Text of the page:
Posted: Tuesday, January 25, 2022
For patients with EGFR-mutated non–small cell lung cancer (NSCLC), adjuvant therapy with gefitinib may prevent early relapse of the disease, but the combination did not prolong disease-free or overall survival, according to phase III IMPACT trial findings published in the Journal of Clinical Oncology. However, Kazuhiko Nakagawa, MD, PhD, of Kindai University, Osaka-Sayama, Japan, and colleagues noted that the similar survival results when compared with cisplatin may justify the use of gefitinib is select patients, “especially those deemed ineligible for platinum-doublet adjuvant therapy.”
In this open-label study, the authors enrolled 232 patients with completely resected pathologic stage II and III NSCLC harboring EGFR mutations. Half of the patients were given 250 mg once daily of gefitinib for 24 months, whereas the other half received 80 mg/m2 of cisplatin plus 25 mg/m2 of vinorelbine once every 3 weeks for four cycles.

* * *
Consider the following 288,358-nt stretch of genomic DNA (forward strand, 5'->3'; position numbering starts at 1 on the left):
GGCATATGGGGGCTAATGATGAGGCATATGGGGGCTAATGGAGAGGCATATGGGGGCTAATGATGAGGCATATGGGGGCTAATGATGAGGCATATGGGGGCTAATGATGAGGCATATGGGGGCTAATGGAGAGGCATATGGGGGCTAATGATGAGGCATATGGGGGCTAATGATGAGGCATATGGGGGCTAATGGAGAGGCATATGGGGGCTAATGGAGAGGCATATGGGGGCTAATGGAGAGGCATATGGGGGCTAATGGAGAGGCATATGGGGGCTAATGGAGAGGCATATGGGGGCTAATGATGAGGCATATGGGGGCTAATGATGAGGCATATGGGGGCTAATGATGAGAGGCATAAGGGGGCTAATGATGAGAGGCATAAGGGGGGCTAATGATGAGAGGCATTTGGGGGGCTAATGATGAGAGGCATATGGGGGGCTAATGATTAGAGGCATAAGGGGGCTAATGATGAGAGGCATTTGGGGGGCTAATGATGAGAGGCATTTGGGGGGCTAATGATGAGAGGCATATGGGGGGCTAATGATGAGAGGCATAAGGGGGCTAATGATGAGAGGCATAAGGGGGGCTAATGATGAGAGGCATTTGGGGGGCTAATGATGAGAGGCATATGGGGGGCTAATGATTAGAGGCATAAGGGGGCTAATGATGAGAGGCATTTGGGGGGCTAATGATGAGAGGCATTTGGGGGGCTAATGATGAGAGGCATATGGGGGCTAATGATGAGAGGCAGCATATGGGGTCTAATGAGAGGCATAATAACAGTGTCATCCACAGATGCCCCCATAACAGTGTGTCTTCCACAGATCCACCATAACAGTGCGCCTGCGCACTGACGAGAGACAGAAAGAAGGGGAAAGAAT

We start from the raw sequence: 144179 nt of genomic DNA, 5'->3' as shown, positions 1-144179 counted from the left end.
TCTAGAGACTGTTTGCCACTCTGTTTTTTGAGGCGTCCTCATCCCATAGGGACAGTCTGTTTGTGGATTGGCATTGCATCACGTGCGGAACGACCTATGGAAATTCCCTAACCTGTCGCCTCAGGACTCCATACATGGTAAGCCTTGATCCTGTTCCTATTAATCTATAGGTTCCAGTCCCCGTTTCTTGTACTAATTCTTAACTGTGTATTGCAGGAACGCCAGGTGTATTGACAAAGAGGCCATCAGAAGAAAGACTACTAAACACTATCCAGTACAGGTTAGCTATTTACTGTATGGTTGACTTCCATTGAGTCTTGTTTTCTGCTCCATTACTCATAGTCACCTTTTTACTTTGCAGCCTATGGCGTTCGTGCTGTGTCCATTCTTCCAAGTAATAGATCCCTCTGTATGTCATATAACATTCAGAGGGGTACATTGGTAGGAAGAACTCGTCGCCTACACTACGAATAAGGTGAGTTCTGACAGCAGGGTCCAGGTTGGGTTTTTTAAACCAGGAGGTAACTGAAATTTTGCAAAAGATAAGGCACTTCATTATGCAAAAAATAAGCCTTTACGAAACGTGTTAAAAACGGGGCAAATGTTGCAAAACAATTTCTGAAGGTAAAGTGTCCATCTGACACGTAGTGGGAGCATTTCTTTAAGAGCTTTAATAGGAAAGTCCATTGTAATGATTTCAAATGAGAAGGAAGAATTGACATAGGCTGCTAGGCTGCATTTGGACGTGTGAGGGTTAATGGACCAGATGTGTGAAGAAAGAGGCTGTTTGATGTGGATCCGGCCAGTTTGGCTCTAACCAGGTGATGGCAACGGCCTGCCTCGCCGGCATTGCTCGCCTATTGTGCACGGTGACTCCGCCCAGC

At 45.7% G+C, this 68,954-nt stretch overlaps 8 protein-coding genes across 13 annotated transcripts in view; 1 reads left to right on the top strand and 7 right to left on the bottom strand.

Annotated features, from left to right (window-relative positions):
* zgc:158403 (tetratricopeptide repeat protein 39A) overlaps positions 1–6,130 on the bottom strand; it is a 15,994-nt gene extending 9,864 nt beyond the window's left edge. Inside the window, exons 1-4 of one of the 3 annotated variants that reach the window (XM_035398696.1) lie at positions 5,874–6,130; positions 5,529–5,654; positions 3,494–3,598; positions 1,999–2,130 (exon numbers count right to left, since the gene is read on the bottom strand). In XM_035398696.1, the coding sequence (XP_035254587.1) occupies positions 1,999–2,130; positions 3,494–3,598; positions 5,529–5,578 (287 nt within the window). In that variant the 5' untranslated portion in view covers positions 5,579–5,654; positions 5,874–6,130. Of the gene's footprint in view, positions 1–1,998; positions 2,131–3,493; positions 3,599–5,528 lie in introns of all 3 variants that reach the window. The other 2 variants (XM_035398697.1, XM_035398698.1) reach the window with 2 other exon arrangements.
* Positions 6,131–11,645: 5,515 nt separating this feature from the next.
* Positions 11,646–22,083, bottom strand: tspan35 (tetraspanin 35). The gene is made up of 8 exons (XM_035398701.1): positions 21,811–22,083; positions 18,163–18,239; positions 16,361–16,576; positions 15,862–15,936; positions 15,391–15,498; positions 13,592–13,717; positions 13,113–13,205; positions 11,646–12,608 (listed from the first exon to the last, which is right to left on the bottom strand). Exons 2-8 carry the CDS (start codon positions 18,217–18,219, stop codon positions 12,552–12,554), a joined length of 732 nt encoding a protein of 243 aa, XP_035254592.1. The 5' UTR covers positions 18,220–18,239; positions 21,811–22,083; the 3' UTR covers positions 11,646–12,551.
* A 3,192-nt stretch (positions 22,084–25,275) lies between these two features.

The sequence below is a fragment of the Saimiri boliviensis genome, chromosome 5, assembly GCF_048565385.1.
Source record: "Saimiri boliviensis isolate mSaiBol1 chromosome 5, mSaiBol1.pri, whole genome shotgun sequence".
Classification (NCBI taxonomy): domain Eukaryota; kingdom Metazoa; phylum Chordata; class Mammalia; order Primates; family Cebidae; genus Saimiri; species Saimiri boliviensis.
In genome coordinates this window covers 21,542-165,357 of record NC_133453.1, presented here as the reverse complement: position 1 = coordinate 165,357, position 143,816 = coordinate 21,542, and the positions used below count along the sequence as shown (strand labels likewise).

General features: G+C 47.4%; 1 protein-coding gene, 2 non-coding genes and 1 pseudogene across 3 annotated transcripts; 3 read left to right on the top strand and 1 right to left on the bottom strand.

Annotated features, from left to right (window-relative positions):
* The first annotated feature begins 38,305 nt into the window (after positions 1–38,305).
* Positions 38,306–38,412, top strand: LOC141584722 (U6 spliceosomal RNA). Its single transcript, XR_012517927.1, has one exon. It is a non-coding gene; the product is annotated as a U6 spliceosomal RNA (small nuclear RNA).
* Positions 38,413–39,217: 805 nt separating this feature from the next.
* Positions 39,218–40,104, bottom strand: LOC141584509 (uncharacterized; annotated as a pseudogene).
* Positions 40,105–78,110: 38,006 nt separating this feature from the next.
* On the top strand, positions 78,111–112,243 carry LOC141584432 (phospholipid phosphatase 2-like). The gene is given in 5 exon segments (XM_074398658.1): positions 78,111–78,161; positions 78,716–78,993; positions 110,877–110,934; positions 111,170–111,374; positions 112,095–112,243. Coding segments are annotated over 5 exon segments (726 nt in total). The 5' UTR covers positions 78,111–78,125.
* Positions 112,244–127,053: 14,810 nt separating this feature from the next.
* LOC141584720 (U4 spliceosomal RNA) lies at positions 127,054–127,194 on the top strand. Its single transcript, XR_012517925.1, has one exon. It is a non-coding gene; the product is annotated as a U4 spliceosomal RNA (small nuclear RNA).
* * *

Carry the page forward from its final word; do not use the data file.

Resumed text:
The median disease-free survival for the patients treated with gefitinib was 35.9 months and 25.1 months for those treated with cisplatin plus vinorelbine. However, the authors noted, the Kaplan-Meier curves crossed about 4 years after surgery, with no statistically significant difference between the two groups.
Overall survival also did not appear to vary significantly, as the 5-year overall survival rate was 78.0% for those treated with gefitinib and 74.6% for those treated with cisplatin plus vinorelbine. No patients in the gefitinib group died as a result of treatment, whereas three patients in the cisplatin-plus-vinorelbine cohort died.
Disclosure: For full disclosures of the study authors, visit ascopub.org.